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We have multiple filegroups, that look something like this:

  1. PRIMARY (default)
  2. app_data
  3. app_index

When I create a table on filegroup app_data

CREATE TABLE Person
(
    [PersonID] INT NOT NULL IDENTITY,
    [Identifier] NVARCHAR(64) NOT NULL,
    [SupervisorID] INT NULL
) ON app_data

and in the current setup (I haven't made this) constraints will get added in 3 different ways

-- Primary keys are added to app_data
ALTER TABLE Person ADD CONSTRAINT PK_Person
    PRIMARY KEY (PersonID) ON app_data

-- Foreign keys are added to "nothing"
ALTER TABLE Person ADD CONSTRAINT FK_Person_PERSON
    FOREIGN KEY (SupervisorID) REFERENCES Person(PersonID)

-- Unique Indexes are added on app_index
-- Sometimes also with constraint notation (but these are the same in background anyway)
CREATE INDEX UX_Person_Identifier
    ON Person(PersonID) ON app_index

On what filegroup will the foreign key be created? app_data or PRIMARY?

Should all constraints be created on app_index? Or should only "custom" indexes be created on this filegroup?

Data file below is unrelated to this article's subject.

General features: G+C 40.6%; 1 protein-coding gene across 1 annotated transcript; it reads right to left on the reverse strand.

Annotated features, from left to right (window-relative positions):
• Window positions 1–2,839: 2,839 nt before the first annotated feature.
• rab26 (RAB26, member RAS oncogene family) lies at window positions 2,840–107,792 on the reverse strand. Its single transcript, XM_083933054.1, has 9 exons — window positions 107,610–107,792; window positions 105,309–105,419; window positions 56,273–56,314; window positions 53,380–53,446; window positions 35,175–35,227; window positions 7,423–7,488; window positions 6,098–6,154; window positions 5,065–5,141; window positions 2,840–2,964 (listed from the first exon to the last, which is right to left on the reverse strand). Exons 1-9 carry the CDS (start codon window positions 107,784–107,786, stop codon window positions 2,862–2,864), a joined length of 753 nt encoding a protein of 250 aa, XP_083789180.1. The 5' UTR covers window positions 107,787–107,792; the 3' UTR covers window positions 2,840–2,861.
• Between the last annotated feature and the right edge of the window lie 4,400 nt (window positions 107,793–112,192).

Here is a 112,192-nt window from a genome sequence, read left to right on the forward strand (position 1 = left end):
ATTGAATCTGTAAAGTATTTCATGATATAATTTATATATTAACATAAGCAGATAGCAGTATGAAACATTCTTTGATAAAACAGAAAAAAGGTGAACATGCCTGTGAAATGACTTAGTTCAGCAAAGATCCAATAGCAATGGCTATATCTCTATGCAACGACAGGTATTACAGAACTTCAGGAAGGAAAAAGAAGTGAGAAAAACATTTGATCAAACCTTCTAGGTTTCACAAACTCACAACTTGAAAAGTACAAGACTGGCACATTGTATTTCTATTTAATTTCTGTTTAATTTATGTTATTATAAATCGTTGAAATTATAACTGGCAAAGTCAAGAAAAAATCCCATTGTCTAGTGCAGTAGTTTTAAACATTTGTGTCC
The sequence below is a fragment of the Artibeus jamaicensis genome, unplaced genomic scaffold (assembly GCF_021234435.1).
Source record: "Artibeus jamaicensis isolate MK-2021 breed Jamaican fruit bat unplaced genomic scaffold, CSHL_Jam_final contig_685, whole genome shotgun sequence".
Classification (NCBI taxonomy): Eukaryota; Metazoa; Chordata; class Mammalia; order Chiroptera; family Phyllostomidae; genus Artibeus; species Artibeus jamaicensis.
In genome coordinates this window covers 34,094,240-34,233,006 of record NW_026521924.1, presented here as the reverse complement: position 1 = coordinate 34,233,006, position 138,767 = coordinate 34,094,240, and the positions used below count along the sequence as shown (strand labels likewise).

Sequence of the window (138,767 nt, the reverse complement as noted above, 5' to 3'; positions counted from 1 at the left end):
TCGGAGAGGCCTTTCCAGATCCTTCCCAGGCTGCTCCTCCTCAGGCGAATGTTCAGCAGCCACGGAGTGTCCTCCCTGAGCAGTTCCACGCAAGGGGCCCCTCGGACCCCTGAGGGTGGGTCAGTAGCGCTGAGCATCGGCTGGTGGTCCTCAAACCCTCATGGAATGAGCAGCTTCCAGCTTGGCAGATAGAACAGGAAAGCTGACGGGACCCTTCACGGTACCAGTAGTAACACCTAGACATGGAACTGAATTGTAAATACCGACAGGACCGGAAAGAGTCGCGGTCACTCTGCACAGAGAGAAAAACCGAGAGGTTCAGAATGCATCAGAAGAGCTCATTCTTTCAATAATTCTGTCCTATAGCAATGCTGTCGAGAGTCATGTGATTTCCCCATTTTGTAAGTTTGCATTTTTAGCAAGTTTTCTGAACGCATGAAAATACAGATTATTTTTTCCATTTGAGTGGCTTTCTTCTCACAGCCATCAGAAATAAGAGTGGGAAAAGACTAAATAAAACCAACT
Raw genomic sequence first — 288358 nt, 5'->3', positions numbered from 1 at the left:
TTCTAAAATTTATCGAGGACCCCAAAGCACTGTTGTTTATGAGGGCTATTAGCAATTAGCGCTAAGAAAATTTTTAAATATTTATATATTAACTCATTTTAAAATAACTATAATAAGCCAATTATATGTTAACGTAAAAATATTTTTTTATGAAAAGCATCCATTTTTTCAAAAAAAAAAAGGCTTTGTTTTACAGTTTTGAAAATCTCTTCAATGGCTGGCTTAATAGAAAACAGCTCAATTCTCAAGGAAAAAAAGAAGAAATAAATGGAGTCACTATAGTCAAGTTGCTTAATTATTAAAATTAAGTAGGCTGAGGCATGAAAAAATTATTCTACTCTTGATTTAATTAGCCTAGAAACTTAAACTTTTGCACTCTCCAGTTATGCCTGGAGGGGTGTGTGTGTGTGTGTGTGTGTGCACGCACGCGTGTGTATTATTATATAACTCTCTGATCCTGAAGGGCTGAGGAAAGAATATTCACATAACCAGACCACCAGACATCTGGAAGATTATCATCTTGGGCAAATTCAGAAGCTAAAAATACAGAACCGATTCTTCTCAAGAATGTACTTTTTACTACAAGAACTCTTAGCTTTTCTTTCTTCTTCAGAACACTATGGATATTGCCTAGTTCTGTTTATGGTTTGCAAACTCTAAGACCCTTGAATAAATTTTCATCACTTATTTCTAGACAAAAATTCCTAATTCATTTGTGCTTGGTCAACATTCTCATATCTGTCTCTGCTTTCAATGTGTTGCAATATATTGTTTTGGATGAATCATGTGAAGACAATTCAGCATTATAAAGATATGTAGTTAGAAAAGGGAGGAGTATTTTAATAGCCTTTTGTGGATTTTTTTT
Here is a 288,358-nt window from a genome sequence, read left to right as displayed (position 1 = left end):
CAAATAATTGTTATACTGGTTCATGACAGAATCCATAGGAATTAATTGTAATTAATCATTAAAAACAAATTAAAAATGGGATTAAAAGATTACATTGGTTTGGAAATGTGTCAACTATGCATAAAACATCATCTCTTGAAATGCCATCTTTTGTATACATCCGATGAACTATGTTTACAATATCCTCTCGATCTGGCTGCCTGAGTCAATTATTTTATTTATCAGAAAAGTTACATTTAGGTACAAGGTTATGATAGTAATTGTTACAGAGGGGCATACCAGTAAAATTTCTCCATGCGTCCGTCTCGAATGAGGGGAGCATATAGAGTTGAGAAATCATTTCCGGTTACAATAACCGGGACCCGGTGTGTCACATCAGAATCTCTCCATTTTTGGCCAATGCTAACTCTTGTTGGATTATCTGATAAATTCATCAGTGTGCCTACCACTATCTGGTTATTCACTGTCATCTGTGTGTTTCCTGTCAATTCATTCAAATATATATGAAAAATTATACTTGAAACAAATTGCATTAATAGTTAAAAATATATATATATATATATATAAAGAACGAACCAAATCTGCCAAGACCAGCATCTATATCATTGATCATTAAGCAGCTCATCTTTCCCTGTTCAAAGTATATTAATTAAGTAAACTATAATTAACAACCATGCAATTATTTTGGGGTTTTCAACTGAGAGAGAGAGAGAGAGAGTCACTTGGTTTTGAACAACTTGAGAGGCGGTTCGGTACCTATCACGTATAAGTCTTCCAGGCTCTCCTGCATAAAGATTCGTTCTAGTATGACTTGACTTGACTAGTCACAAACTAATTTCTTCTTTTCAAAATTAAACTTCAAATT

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1 Answer 1

up vote 2 down vote accepted

Only PRIMARY KEY and UNIQUE constraints have an optional ON filegroup clause. That's because these constraints always create an automatic index to support their uniqueness. The filegroup clause decides where this index will live, so in your case it should always be 'app_index'.

You cannot specify a filegroup for other constraints such as FOREIGN KEY, CHECK or DEFAULT.

The metadata about all constraints (their name, table, columns etc.) is kept in system tables and thus is always in the PRIMARY filegroup (even if you change the default filegroup).

BTW: That's why you always have to restore at least the PRIMARY filegroup of a database. Without it, there is no metadata about the database content available to SQL Server. And this is why I recommend to use the PRIMARY filegroup only for metadata - at least in enterprise scenarios. Have at least one other filegroup and set that as default. This way PRIMARY remains the minimal possible size and runs the least risk of corruption.

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